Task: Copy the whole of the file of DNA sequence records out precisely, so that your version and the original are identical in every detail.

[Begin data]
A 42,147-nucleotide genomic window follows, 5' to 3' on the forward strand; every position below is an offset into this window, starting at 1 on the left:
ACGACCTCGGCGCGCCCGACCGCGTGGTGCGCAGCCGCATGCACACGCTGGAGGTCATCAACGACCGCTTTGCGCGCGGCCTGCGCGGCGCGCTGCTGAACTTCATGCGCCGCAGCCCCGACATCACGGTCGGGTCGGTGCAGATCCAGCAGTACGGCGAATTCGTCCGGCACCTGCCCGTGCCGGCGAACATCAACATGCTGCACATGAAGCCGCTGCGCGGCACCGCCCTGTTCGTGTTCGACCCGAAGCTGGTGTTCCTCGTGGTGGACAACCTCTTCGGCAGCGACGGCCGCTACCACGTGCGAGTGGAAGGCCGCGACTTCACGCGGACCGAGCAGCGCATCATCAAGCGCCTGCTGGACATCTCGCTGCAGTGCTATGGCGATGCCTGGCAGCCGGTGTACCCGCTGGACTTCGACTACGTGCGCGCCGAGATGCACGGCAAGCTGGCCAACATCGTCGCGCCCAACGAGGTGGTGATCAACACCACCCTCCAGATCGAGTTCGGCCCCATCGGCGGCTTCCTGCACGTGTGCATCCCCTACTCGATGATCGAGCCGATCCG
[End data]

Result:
A 42,147-nucleotide genomic window follows, 5' to 3' on the forward strand; every position below is an offset into this window, starting at 1 on the left:
ACGACCTCGGCGCGCCCGACCGCGTGGTGCGCAGCCGCATGCACACGCTGGAGGTCATCAACGACCGCTTTGCGCGCGGCCTGCGCGGCGCGCTGCTGAACTTCATGCGCCGCAGCCCCGACATCACGGTCGGGTCGGTGCAGATCCAGCAGTACGGCGAATTCGTCCGGCACCTGCCCGTGCCGGCGAACATCAACATGCTGCACATGAAGCCGCTGCGCGGCACCGCCCTGTTCGTGTTCGACCCGAAGCTGGTGTTCCTCGTGGTGGACAACCTCTTCGGCAGCGACGGCCGCTACCACGTGCGAGTGGAAGGCCGCGACTTCACGCGGACCGAGCAGCGCATCATCAAGCGCCTGCTGGACATCTCGCTGCAGTGCTATGGCGATGCCTGGCAGCCGGTGTACCCGCTGGACTTCGACTACGTGCGCGCCGAGATGCACGGCAAGCTGGCCAACATCGTCGCGCCCAACGAGGTGGTGATCAACACCACCCTCCAGATCGAGTTCGGCCCCATCGGCGGCTTCCTGCACGTGTGCATCCCCTACTCGATGATCGAGCCGATCCG